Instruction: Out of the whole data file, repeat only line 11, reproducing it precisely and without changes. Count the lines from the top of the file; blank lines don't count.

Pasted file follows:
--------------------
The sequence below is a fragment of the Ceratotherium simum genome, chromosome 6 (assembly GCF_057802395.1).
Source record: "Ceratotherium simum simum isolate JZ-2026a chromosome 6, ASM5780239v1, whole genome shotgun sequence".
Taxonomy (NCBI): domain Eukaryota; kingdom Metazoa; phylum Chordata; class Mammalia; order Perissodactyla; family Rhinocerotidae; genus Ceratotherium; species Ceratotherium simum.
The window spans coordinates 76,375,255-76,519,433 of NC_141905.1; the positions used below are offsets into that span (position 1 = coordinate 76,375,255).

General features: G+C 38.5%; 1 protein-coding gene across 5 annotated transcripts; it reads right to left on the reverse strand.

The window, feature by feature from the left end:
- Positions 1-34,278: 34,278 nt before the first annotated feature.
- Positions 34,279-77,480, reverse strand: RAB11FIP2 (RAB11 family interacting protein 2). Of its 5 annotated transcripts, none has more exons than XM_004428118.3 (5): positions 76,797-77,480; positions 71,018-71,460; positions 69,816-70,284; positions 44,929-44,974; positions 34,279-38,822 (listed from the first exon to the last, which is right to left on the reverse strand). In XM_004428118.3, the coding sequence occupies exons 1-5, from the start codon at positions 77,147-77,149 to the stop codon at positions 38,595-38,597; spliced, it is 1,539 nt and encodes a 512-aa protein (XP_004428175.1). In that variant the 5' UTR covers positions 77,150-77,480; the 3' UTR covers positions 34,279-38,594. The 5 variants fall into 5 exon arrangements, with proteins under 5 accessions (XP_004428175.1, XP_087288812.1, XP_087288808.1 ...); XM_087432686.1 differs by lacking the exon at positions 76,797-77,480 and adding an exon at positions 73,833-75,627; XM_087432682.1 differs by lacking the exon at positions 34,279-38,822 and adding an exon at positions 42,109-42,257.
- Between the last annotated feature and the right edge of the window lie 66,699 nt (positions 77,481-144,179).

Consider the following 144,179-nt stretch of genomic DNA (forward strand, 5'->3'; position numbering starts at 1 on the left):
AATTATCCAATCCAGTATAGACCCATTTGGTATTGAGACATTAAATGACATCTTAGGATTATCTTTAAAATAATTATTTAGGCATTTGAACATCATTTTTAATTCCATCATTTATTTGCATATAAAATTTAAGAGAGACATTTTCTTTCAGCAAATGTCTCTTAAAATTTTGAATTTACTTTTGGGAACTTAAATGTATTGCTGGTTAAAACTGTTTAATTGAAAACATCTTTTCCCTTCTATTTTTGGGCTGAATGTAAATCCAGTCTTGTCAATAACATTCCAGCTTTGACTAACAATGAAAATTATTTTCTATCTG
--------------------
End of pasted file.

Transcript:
AATTATCCAATCCAGTATAGACCCATTTGGTATTGAGACATTAAATGACATCTTAGGATTATCTTTAAAATAATTATTTAGGCATTTGAACATCATTTTTAATTCCATCATTTATTTGCATATAAAATTTAAGAGAGACATTTTCTTTCAGCAAATGTCTCTTAAAATTTTGAATTTACTTTTGGGAACTTAAATGTATTGCTGGTTAAAACTGTTTAATTGAAAACATCTTTTCCCTTCTATTTTTGGGCTGAATGTAAATCCAGTCTTGTCAATAACATTCCAGCTTTGACTAACAATGAAAATTATTTTCTATCTG